I always try to live by the quote of “go big or go home.” Having known that this specific music and arts school named “Douglas Anderson School of the Arts” is one of the best in the country I knew I had to give it my all.  I felt that if I didn’t try my hardest there’d be no reason to try at all.

From that point it was time to get to work!  I put in countless hours into practicing scales, songs and everything else till it was perfect.  To be specific, over about a half of a year I worked on a classical Bach piece, a modern piece, and about 24 scales in major and minor.  Over time like most people would I had a lot of doubt if I could really do it, especially with the competition of truly gifted people.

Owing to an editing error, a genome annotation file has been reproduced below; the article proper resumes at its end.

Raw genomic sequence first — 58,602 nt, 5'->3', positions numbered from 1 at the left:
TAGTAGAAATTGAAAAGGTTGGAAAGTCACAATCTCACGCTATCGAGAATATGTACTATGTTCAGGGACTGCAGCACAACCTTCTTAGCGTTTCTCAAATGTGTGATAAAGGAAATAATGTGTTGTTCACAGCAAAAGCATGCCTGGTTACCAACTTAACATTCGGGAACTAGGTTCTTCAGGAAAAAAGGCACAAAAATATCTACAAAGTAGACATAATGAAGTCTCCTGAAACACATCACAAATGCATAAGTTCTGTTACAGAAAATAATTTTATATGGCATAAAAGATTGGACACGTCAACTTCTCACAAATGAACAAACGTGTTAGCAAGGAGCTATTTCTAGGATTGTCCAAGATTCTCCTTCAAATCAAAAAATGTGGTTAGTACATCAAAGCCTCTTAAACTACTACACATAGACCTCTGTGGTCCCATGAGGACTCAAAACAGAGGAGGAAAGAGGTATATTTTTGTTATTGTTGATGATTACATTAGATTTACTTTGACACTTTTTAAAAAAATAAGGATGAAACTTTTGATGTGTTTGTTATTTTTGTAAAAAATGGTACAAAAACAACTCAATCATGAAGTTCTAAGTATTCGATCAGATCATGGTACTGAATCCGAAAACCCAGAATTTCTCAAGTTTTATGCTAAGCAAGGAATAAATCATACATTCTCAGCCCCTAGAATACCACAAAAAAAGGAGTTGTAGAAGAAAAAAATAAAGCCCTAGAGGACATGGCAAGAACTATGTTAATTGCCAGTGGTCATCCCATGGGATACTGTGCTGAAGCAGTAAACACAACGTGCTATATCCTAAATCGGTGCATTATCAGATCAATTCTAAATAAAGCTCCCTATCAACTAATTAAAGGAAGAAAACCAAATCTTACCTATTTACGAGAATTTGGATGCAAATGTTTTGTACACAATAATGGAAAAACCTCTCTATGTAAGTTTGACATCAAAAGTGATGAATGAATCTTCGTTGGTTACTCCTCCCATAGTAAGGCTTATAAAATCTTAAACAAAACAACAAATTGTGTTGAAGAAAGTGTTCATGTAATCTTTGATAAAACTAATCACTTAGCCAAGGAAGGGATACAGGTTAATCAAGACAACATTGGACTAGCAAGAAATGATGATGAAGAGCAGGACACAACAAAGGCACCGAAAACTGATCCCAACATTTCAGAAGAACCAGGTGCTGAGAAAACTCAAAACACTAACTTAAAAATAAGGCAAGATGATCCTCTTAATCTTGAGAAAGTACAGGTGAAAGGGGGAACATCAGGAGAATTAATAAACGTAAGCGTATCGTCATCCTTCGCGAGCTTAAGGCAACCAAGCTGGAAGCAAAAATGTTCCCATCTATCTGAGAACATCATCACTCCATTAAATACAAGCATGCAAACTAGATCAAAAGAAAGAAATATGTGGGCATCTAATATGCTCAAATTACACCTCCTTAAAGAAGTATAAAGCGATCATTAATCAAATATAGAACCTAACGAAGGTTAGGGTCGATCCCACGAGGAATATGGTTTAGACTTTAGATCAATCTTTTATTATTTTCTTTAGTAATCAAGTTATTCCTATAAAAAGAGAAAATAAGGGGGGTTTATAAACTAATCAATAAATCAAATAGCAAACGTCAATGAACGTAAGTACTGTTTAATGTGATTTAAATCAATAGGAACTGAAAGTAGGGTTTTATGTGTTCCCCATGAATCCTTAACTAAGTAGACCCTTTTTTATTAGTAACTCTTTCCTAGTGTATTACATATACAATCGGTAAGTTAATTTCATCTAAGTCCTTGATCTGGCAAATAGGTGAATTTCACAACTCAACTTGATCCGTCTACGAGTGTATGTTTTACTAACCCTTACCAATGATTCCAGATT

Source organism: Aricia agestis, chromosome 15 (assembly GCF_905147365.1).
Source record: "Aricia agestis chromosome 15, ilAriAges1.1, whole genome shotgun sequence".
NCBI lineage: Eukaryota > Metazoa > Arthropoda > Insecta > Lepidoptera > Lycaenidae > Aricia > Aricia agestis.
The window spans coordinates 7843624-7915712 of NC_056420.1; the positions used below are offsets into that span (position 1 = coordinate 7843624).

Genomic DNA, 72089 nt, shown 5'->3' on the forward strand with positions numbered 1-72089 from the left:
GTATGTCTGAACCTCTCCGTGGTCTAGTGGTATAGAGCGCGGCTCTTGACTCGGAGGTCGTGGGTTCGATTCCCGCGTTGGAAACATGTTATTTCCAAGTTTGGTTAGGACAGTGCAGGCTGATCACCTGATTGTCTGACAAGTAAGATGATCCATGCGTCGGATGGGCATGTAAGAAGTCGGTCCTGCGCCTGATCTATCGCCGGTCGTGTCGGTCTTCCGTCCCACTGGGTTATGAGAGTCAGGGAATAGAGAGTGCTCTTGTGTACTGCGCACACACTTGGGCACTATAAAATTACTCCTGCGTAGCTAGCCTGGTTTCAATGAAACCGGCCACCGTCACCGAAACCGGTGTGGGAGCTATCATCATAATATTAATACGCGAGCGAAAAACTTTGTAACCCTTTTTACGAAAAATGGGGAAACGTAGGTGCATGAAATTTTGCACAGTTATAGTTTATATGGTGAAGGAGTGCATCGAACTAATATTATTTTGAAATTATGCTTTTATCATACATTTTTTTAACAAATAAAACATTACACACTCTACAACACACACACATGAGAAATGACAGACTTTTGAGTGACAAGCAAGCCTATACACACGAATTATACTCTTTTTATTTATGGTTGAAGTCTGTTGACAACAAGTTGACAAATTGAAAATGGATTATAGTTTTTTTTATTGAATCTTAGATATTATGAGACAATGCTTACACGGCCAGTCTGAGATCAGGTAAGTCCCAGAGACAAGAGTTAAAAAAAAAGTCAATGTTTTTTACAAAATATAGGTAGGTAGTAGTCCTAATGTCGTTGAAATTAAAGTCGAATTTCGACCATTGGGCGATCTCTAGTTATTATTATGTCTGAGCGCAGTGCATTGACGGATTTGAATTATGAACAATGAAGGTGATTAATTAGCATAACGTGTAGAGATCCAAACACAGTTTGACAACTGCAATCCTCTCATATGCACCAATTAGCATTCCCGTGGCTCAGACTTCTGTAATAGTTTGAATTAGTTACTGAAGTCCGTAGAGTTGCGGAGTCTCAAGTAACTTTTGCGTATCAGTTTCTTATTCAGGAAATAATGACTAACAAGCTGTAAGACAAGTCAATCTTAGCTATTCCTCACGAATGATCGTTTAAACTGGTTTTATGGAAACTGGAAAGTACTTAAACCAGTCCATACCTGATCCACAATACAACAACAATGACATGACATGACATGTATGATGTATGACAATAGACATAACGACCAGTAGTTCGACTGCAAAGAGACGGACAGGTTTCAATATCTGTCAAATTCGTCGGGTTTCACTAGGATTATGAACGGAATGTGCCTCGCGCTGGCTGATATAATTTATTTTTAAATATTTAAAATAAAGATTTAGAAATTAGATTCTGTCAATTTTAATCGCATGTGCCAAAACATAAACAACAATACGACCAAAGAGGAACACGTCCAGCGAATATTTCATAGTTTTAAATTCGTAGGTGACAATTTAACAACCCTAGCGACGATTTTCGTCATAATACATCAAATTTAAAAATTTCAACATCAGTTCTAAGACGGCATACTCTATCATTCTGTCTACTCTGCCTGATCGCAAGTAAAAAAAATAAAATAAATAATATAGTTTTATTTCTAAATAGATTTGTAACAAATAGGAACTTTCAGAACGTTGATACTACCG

Throughout the process of practicing I talked to many people from the school and also toured it.  At first I wasn’t so found of the building but after a while I can tell it would deathly grow on me.  Also, I have not once ever heard bad things about the school so that just gave me another reason to go for it.

Time flew by and it was time for the tryout.  I actually remember the day of the tryout very well because I had a school basketball game that took place during it.  I remember being really upset because I couldn’t play one, because of the tryout and two, because I currently had a very bad ankle injury from the past season.  All was okay and I moved on and focused on music.

I finally got there and my senses were sporadic, it hit me straight in the face the thrill of so many people in one room having the same thoughts as me!  The only thing that was even somewhat abnormal to me is that at the time especially in a situation like this I didn’t feel nervous at all.   I just knew I had to focus and get done what had to be done.